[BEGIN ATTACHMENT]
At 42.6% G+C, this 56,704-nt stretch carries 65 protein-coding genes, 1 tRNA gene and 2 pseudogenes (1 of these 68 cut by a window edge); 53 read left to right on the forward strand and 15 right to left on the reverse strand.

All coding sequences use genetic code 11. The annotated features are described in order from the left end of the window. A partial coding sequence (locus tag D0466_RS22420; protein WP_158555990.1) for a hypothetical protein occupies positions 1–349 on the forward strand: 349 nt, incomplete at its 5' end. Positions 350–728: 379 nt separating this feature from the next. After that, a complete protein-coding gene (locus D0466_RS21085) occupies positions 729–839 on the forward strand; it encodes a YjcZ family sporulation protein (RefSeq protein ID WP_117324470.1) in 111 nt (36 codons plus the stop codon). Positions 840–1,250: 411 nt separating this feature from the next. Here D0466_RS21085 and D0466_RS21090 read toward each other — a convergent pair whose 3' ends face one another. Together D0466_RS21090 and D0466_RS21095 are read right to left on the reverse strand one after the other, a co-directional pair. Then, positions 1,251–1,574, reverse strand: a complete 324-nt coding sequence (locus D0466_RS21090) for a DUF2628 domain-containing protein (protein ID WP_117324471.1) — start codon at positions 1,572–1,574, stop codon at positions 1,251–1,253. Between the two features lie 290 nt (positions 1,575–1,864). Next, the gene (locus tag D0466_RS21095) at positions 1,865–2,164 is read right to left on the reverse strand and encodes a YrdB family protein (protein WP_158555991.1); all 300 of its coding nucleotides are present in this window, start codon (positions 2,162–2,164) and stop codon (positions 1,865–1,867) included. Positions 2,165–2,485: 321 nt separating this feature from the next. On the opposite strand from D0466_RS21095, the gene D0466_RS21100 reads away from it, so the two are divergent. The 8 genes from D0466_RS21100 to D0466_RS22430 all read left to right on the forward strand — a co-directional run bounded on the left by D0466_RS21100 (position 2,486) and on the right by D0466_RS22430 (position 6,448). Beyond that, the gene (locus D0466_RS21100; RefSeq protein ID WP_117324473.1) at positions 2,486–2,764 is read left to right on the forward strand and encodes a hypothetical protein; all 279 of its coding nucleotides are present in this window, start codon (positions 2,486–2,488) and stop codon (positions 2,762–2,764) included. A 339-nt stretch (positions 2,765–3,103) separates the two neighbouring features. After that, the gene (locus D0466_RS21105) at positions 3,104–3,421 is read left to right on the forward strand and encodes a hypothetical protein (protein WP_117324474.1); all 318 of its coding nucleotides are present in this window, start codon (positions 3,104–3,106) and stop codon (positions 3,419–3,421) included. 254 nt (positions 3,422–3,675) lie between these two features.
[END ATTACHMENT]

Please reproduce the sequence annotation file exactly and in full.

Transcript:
At 42.6% G+C, this 56,704-nt stretch carries 65 protein-coding genes, 1 tRNA gene and 2 pseudogenes (1 of these 68 cut by a window edge); 53 read left to right on the forward strand and 15 right to left on the reverse strand.

All coding sequences use genetic code 11. The annotated features are described in order from the left end of the window. A partial coding sequence (locus tag D0466_RS22420; protein WP_158555990.1) for a hypothetical protein occupies positions 1–349 on the forward strand: 349 nt, incomplete at its 5' end. Positions 350–728: 379 nt separating this feature from the next. After that, a complete protein-coding gene (locus D0466_RS21085) occupies positions 729–839 on the forward strand; it encodes a YjcZ family sporulation protein (RefSeq protein ID WP_117324470.1) in 111 nt (36 codons plus the stop codon). Positions 840–1,250: 411 nt separating this feature from the next. Here D0466_RS21085 and D0466_RS21090 read toward each other — a convergent pair whose 3' ends face one another. Together D0466_RS21090 and D0466_RS21095 are read right to left on the reverse strand one after the other, a co-directional pair. Then, positions 1,251–1,574, reverse strand: a complete 324-nt coding sequence (locus D0466_RS21090) for a DUF2628 domain-containing protein (protein ID WP_117324471.1) — start codon at positions 1,572–1,574, stop codon at positions 1,251–1,253. Between the two features lie 290 nt (positions 1,575–1,864). Next, the gene (locus tag D0466_RS21095) at positions 1,865–2,164 is read right to left on the reverse strand and encodes a YrdB family protein (protein WP_158555991.1); all 300 of its coding nucleotides are present in this window, start codon (positions 2,162–2,164) and stop codon (positions 1,865–1,867) included. Positions 2,165–2,485: 321 nt separating this feature from the next. On the opposite strand from D0466_RS21095, the gene D0466_RS21100 reads away from it, so the two are divergent. The 8 genes from D0466_RS21100 to D0466_RS22430 all read left to right on the forward strand — a co-directional run bounded on the left by D0466_RS21100 (position 2,486) and on the right by D0466_RS22430 (position 6,448). Beyond that, the gene (locus D0466_RS21100; RefSeq protein ID WP_117324473.1) at positions 2,486–2,764 is read left to right on the forward strand and encodes a hypothetical protein; all 279 of its coding nucleotides are present in this window, start codon (positions 2,486–2,488) and stop codon (positions 2,762–2,764) included. A 339-nt stretch (positions 2,765–3,103) separates the two neighbouring features. After that, the gene (locus D0466_RS21105) at positions 3,104–3,421 is read left to right on the forward strand and encodes a hypothetical protein (protein WP_117324474.1); all 318 of its coding nucleotides are present in this window, start codon (positions 3,104–3,106) and stop codon (positions 3,419–3,421) included. 254 nt (positions 3,422–3,675) lie between these two features.